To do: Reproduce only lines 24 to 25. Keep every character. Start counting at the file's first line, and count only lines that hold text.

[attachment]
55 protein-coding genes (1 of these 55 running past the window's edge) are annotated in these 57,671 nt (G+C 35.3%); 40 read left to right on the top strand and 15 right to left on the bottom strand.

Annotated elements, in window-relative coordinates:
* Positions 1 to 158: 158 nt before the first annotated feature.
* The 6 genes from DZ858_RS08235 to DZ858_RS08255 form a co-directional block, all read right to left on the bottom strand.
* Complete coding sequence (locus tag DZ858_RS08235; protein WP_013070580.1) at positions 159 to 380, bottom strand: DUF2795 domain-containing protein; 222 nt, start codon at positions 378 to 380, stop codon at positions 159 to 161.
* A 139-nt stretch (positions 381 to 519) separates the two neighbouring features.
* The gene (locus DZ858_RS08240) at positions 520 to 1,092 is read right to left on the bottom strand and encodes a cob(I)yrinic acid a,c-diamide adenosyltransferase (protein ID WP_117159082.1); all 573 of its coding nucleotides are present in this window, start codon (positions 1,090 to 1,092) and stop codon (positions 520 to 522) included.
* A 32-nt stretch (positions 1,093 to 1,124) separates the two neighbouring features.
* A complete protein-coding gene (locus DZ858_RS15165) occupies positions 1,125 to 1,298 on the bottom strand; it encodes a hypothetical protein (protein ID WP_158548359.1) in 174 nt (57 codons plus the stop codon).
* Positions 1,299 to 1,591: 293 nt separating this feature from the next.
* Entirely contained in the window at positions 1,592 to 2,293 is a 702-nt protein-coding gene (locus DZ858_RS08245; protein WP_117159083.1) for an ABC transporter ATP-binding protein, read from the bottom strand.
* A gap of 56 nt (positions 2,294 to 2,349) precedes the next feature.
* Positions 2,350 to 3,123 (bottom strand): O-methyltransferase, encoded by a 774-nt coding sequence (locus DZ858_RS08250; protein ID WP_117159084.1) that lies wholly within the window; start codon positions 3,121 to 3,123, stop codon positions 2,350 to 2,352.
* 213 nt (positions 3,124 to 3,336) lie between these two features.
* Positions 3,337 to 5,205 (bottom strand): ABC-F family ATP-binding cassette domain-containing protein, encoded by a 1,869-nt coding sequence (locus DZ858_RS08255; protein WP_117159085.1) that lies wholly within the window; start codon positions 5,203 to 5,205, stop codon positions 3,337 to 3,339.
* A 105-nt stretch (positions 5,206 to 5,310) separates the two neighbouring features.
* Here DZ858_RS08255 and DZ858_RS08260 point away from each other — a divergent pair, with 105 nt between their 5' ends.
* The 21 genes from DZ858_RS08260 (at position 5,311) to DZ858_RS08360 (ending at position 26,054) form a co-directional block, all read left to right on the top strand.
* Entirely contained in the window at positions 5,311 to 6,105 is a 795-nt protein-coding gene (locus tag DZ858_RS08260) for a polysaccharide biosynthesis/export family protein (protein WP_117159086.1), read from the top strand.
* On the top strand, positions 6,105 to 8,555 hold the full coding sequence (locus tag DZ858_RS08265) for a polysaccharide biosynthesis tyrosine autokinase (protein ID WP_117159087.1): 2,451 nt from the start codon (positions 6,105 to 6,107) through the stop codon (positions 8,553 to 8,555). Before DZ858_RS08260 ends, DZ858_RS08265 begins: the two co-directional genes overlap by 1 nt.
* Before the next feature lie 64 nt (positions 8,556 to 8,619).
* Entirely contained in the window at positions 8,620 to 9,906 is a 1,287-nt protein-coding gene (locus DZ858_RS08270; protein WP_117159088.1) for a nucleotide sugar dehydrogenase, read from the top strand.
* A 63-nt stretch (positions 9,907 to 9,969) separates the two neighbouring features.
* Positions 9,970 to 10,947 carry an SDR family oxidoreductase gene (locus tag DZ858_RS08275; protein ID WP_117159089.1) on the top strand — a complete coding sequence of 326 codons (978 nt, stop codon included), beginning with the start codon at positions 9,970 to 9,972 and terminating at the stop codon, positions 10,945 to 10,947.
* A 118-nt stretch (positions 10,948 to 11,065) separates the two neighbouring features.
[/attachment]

* Positions 9,970 to 10,947 carry an SDR family oxidoreductase gene (locus tag DZ858_RS08275; protein ID WP_117159089.1) on the top strand — a complete coding sequence of 326 codons (978 nt, stop codon included), beginning with the start codon at positions 9,970 to 9,972 and terminating at the stop codon, positions 10,945 to 10,947.
* A 118-nt stretch (positions 10,948 to 11,065) separates the two neighbouring features.